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Former first lady of US Virgin Islands worked for Jeffrey Epstein, helped facilitate his sex-trafficking operation, JPMorgan claims in lawsuit
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Former first lady of US Virgin Islands worked for Jeffrey Epstein, helped facilitate his sex-trafficking operation, JPMorgan claims in lawsuit

The wife of the former governor of the U.S. Virgin Islands has been accused of working for Jeffrey Epstein and aiding him in his alleged sex-trafficking operation, but the enterprise that has accused her, JPMorgan, just settled a lawsuit regarding its own affiliation with the late sex offender.

Epstein, whose net worth was estimated to be nearly $600 million at the time of his death, owned several expensive properties, including the island of Little St. James in USVI. He also deposited some of his wealth with JPMorgan, a bank that continued to do business with Epstein for years after he was convicted of procuring a child for prostitution in 2008. In the last few years, USVI and JPMorgan have been trading barbs about which entity helped Epstein the most.

On Thursday, JPMorgan filed a lawsuit in the U.S. District Court for the Southern District of New York claiming that "in exchange for Epstein’s cash and gifts, USVI made life easy for him." In particular, the bank alleged that Cecile de Jongh — the wife of John de Jongh, who served as USVI governor from 2007 to 2015 — was Epstein's "primary conduit for spreading money and influence throughout the USVI government."

According to court documents, Mrs. de Jongh began working for Epstein in 2000, earning between $100,000 and $200,000 per year. In exchange, she allegedly helped arrange USVI visas for some of Epstein's supposed victims, enrolled them in English classes at the University of the Virgin Islands, and even suggested changes to sex-offender legislation based on Epstein's requests.

"It is important to me that you know that I take this job, my management of your team and our implementation of your requests very seriously and that they be done in the most confidential of ways," de Jongh wrote to Epstein in December 2015, the lawsuit stated.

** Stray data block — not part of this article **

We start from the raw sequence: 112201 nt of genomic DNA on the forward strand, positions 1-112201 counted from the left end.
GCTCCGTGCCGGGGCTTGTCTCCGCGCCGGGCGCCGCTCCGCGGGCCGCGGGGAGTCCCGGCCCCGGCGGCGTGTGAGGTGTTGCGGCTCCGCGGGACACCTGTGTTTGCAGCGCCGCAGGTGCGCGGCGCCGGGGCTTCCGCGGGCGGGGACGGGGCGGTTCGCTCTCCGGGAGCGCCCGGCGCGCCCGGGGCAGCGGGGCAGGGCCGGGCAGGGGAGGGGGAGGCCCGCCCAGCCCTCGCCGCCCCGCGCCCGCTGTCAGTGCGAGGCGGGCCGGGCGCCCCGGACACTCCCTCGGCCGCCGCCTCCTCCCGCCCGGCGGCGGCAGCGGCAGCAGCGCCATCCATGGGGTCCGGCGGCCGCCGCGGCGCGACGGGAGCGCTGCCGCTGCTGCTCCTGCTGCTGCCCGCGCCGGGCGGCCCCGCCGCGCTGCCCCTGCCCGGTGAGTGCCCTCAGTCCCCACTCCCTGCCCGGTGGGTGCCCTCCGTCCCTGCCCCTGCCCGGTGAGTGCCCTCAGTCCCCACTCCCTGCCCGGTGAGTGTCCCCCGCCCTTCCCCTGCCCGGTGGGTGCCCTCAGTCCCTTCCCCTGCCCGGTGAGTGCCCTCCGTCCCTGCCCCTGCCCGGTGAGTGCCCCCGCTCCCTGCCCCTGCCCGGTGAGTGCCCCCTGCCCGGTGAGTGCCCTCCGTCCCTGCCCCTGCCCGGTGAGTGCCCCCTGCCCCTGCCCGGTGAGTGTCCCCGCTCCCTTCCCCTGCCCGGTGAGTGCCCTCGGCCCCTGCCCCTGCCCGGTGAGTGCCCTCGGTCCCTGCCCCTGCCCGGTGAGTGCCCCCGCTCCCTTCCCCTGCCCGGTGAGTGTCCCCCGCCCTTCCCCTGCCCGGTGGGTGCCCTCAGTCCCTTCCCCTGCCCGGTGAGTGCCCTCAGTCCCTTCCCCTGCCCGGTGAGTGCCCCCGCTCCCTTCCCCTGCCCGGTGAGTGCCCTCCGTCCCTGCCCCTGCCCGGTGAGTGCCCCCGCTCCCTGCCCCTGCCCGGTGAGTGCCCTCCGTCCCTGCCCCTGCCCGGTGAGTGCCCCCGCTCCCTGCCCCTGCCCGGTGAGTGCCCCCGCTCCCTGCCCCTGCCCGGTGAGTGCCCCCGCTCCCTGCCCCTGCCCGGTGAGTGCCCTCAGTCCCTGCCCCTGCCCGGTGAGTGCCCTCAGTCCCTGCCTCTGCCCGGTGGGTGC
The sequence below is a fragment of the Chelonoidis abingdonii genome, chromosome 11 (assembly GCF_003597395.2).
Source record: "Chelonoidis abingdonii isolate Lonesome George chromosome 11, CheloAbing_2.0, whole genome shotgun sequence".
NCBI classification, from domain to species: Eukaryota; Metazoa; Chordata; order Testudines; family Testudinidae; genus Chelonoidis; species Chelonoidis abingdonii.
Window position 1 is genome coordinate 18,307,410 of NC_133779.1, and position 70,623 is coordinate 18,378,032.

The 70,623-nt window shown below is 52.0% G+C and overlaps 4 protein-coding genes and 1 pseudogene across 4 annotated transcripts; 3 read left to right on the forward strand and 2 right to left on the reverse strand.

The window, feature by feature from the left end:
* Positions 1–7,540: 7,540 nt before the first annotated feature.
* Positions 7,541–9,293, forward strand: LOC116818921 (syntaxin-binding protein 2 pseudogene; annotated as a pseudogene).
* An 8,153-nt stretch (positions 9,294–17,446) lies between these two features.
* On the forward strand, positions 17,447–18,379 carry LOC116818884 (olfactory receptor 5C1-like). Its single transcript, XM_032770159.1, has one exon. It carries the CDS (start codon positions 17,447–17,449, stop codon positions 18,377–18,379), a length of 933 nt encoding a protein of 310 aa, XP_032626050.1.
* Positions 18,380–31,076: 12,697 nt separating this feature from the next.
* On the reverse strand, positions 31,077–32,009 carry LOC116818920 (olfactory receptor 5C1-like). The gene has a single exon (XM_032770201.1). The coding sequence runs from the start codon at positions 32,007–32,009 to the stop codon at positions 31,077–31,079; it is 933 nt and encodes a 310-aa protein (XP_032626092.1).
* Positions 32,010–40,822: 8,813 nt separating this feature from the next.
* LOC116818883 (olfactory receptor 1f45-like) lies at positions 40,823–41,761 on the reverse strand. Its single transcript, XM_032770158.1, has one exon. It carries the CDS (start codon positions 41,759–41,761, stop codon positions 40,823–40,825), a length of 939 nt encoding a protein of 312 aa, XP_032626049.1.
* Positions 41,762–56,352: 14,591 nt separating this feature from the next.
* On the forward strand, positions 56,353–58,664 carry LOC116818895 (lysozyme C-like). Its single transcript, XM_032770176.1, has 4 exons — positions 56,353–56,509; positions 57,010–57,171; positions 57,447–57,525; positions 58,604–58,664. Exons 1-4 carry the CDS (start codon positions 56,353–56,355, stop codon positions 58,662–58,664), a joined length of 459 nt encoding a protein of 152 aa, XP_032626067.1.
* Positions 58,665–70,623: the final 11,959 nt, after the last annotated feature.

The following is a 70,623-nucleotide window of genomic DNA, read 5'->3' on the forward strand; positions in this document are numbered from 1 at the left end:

The lawsuit also provided documentation that indicates that Epstein covered the college tuition costs of at least one of de Jongh's children, ostensibly in exchange for her political influence. In May 2011, de Jongh allegedly emailed Epstein asking him to "approve" the payment of a $25,000 tuition bill for Skidmore College on behalf of her child.

Epstein also made campaign contributions to Democrat Stacey Plaskett, USVI delegate to the U.S. House of Representatives, supposedly at de Jongh's behest. Plaskett has made national news as one of the House managers for former President Donald Trump's second impeachment trial and for her unseemly behavior during a congressional subcommittee hearing regarding the Twitter Files earlier this year. Plaskett claimed she has since donated those contributions to charitable organizations.

"Jeffrey Epstein's conduct was despicable," she said. "As I've stated in the past, contributions made by Jeffrey Epstein to my campaign were donated to women and children-focused non-profits in the Virgin Islands."

The lawsuit filed by JPMorgan this week is just one of several overlapping lawsuits regarding JPMorgan's and USVI's alleged associations with Epstein. In fact, the suit was actually filed as part of the bank's defense in a civil suit filed by USVI last year. In that court filing, the territory alleged that the bank "was indispensable to the operation and concealment of the Epstein trafficking enterprise."

In addition to those suits, JPMorgan, which conducted business with Epstein from 1998 until 2013, also just reached a tentative settlement in a separate class-action suit filed on behalf of one of Epstein's alleged victims. The bank reportedly agreed to pay up to $290 million total to those victimized by Epstein. The settlement must still be approved by a judge.

JPMorgan Chase CEO Jamie Dimon will be deposed in the USVI lawsuit and in another lawsuit filed by a victim. Last week, a spokesperson for the bank said, "Jamie Dimon never met Epstein, never communicated with him, never emailed with him, and never played a role in any business with him."

Venetia Velazquez, a spokesperson for the Virgin Islands attorney general, issued a statement regarding JPMorgan: "JPMorgan Chase has cherry-picked and mischaracterized Epstein's interactions with U.S. Virgin Islands officials and residents in an attempt to distract and shift blame away from its role in facilitating Jeffrey Epstein's heinous crimes."

Cecile de Jongh did not immediately respond to a request for comment from NBC News.

Epstein died from an apparent suicide in 2019. At the time, he was in jail awaiting trial for federal sex-trafficking charges.

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Cortney Weil

Cortney Weil

Sr. Editor, News

Cortney Weil is a senior editor for Blaze News.
@cortneyweil →